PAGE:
NYC Events,”Only the Best” (12/09) + GallerySpecialExhibits: Chelsea

“We search the internet everyday looking for the very best of What’s Happening, primarily on Manhattan’s WestSide, so that you don’t have to.” We make it as easy as 1-2-3.

For future NYC Events, check the tab above:  NYC Events-December”
It’s the most comprehensive list of top events this month that you will find anywhere.
Carefully curated from “Only the Best” NYC event info on the the web, it’s a simply superb resource that will help you plan your NYC visit all over town, all through the month.


Have time for only one NYC Event today? Do this:

at the Joyce Theater / 2PM; $60+
“Tharp takes inspiration from just about anything fit for a stage — from ballet to the circus to baton twirling — so she can sometimes feel like a stylistic maximalist. But early in her career, she caught the minimalism bug sweeping through the arts at the time. This nearly four-week engagement, called “Minimalism and Me,” focuses on works she created between 1965 and 1971. Among them are the now-classic “Tank Dive,” “The History of Up and Down” and “Eight Jelly Rolls,” a richly layered romp to music by the ragtime master Jelly Roll Morton.” (NYT-Brian Schaefer)

7 OTHER TOP NYC EVENTS TODAY (see below for full listing)
>> 45th Annual Merry Tuba Christmas at Rockefeller Center
>> Ben Allison & Think Free
>> “Peter and the Wolf”
Continuing Events
>>Bank of America Winter Village at Bryant Park
>>New York City Ballet / “The Nutcracker”
>> Christmas Spectacular Starring The Radio City Rockettes

Music, Dance, Performing Arts

45th Annual Merry Tuba Christmas at Rockefeller Center
Hear a big brass band play beneath the Rockefeller tree
30 Rockefeller Plaza / 3:30PM, FREE
“Watch hundreds of tenor and bass tuba-toting musicians of all ages and hometowns gather on the rink at Rockefeller Center to play Christmas classics (you’re welcome to carol along!). This year marks the 45th anniversary of the tradition. Chris Wilhjelm, conductor of the famous Goldman band, will lead this year’s performance.” (thrillist)

at the Beacon Theater / 8PM, $100+
“Of the 1990s neo-soul artists who made a mainstream impact, the Brooklyn-born crooner Maxwell might have been the most unlikely: His delicate, understated style was hardly irresistible radio fodder (though his work has long been a staple of adult R&B stations), and his deliberate, complex ballads seemed ill suited to court anyone beyond R&B purists. Despite this outlier status, not long after Maxwell returned from a seven-year hiatus, he found himself surrounded by artists who took his influence and ran with it, like Miguel, Frank Ocean and Daniel Caesar. Now, Maxwell’s sound seems ubiquitous.” (NYT-NATALIE WEINER)

at Alice Tully Hall / 5PM, $75+
“The Chamber Music Society has long given performances of Bach’s “Brandenburg” Concertos during the holiday season, and now that’s expanded into a larger Baroque project. Here the instrumental players are joined by the soprano Joélle Harvey in vocal music from Handel and Bach, as well as further pieces by Quantz and Vivaldi.” (NYT- David Allen)

Ben Allison & Think Free
Dizzy’s Club / 7:30PM, +9:30PM, $35-$45
“Bassist Ben Allison is an adventurous and versatile composer known for his inspired arrangements, inventive grooves, and hummable melodies. Allison draws from jazz, rock, folk, 20th century classical, and various world music traditions, blending them into a cinematic, cohesive whole while also leaving plenty of room for spontaneous improvisation. His Think Free quartet focuses on melody, groove, and texture in equal measure, engaging in the kind of group interplay that has become one of Allison’s stylistic hallmarks. Each of their first three albums topped the jazz radio charts in the United States (often remaining in the top ten for months), and their latest, Layers of the City, has been met with overwhelming critical acclaim. Music fans looking for something totally unique yet readily accessible will find these sets particularly rewarding.”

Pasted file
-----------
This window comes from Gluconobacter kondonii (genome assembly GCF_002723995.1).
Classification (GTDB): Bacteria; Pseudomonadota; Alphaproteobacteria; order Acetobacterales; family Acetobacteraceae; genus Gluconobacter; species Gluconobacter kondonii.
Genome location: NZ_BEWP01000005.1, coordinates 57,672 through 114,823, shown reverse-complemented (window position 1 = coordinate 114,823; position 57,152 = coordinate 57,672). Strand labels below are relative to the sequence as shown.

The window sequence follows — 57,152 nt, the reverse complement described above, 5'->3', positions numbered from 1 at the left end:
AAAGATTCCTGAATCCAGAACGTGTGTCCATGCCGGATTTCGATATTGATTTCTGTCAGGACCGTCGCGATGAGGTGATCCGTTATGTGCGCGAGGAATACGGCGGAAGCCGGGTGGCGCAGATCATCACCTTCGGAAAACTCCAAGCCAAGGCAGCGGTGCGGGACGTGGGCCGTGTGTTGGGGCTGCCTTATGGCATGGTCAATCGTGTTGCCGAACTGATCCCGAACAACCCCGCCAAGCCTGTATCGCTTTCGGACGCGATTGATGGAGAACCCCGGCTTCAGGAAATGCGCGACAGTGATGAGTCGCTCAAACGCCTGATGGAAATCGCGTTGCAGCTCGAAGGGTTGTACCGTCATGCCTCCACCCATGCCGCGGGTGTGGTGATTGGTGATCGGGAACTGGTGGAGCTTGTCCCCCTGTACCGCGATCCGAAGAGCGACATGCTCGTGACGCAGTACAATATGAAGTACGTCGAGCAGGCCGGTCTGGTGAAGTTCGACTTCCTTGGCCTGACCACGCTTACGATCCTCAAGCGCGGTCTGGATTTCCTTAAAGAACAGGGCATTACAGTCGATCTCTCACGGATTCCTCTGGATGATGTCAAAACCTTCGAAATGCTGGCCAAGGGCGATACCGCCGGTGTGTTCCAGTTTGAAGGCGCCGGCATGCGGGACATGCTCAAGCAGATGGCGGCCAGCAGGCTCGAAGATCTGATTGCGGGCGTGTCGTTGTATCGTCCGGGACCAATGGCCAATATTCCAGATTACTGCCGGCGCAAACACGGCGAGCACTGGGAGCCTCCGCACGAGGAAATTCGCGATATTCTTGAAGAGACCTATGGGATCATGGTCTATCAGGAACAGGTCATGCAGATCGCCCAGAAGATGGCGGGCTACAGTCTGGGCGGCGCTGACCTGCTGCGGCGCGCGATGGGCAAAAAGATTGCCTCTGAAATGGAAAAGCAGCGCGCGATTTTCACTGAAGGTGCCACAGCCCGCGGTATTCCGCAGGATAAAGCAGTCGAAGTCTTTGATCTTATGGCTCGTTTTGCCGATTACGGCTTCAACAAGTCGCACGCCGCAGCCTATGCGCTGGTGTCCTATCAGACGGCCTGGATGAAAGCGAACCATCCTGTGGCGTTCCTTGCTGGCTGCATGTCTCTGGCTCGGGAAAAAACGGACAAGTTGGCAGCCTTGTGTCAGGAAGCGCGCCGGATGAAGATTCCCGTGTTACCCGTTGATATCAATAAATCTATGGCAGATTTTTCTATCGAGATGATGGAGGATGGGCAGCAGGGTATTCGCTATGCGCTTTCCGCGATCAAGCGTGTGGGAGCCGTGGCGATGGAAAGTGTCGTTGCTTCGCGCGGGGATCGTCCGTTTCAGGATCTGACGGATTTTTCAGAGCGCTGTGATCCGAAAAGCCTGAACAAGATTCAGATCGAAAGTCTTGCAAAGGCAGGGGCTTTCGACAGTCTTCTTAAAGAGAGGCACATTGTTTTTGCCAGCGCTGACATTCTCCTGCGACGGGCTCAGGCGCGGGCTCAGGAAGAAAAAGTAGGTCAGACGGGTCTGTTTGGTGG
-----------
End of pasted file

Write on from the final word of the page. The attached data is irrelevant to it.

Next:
at Carnegie Hall / 2PM, $
“Under the title “Day and Night,” the superstar soprano gives a recital that covers an immense amount of ground. With Malcolm Martineau at the piano, she sings Rachmaninoff, Rimsky-Korsakov, Tchaikovsky, Debussy, Strauss and more. The mezzo Jennifer Johnson Cano and the violinist David Chan are on hand to help.” (NYT- David Allen)

“Peter and the Wolf”
Guggenheim, Fifth Ave. at 89th St. / 2:30PM, +4PM, $45
“Prokofiev’s wonderful children’s work for narrator and chamber ensemble is both a fable about a headstrong boy and, cleverly, an introduction to the instruments of the orchestra. The hero is the young Peter, who disobeys his grandfather and is forced to solve a rather sticky situation involving a duck, a bird, and a hungry wolf. (Each character is matched with a corresponding instrument and musical motif.) In this chamber production for “Works & Process,” which has become something of a holiday standard, the style guru Isaac Mizrahi narrates, his delivery alternately avuncular and sassy. The backup band is the excellent Ensemble Signal, and the action is played out in dance and pantomime by members of Dance Heginbotham.” (Marina Harss, NewYorker)

at New York City Center / 3PM, +7:30PM, $30+
“In 1958, a small group of African-American dancers performed at the 92Y, and now, six decades later, that company is one of the largest and most popular modern dance troupes in the country. Still to come this season are works by Ronald K. Brown, Jessica Lang and a new two-act creation by the hip-hop choreographer Rennie Harris called “Lazarus,” inspired by Ailey’s life.” (NYT-Brian Schaefer)
    See a Sugar Plum-free ballet
“Skip The Nutcracker and its derivatives and catch the premiere weekend of Alvin Ailey American Dance Theater’s Lazarus, instead. Hip-hop master Rennie Harris is the brains behind this two-act ballet, which addresses the racial inequality Ailey faced when he founded his dance company in 1958 — inequality that continues to plague America 60 years later.” (Thrillist)